The David and Goliath principle: Cultural, ideological and attitudinal underpinnings of the normative protection of low status groups from criticism.

Jeffries, Carla H. and Hornsey, Matthew J. and Sutton, Robbie M. and Douglas, Karen and Bain, Paul G. (2012) The David and Goliath principle: Cultural, ideological and attitudinal underpinnings of the normative protection of low status groups from criticism. Personality and Social Psychology Bulletin, 38 (8). pp. 1053-1065. ISSN 0146-1672. (The full text of this publication is not available from this repository)

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Abstract

Two studies documented the “David and Goliath” rule – the tendency for people to perceive criticism of “David” groups (groups with low power and status) as less normatively permissible than criticism of “Goliath” groups (groups with high power and status). We confirmed the existence of the David and Goliath rule across five national samples (Study 1). However the rule was endorsed more strongly in Western than in Chinese cultures, an effect mediated by cultural differences in power distance. Study 2 identified the psychological underpinnings of this rule in an Australian sample. Lower social dominance orientation (SDO) was associated with greater endorsement of the rule, an effect mediated through the differential attribution of stereotypes. Specifically, those low in SDO were more likely to attribute traits of warmth and incompetence to David versus Goliath groups, a pattern of stereotypes that was related to the protection of David groups from criticism.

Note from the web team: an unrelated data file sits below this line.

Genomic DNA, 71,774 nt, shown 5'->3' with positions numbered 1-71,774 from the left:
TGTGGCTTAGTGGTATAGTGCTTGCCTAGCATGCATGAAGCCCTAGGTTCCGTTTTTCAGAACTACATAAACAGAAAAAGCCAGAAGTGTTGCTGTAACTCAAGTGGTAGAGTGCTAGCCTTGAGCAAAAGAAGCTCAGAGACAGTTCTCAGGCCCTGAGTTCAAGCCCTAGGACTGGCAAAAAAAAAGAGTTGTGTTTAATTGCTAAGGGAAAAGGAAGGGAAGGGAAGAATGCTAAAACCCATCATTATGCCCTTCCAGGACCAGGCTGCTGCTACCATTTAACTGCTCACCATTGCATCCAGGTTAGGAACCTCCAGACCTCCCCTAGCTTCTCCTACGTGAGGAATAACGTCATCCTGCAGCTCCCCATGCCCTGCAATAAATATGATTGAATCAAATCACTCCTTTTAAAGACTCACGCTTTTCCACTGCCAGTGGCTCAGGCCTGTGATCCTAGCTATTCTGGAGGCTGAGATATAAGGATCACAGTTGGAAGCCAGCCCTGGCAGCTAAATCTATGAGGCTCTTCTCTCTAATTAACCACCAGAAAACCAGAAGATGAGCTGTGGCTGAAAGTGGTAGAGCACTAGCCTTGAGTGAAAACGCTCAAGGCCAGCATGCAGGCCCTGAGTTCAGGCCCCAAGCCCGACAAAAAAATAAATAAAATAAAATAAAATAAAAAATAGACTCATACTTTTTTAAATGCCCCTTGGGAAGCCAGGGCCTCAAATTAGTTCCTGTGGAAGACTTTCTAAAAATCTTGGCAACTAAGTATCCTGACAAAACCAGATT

Item Type: Article
Subjects: B Philosophy. Psychology. Religion > BF Psychology
H Social Sciences > HT Communities. Classes. Races
Divisions: Faculties > Social Sciences > School of Psychology
Faculties > Social Sciences > School of Psychology > Social Psychology
Depositing User: Karen Douglas
Date Deposited: 13 Feb 2012 10:58
Last Modified: 16 May 2014 14:11
Resource URI: http://kar.kent.ac.uk/id/eprint/28701 (The current URI for this page, for reference purposes)
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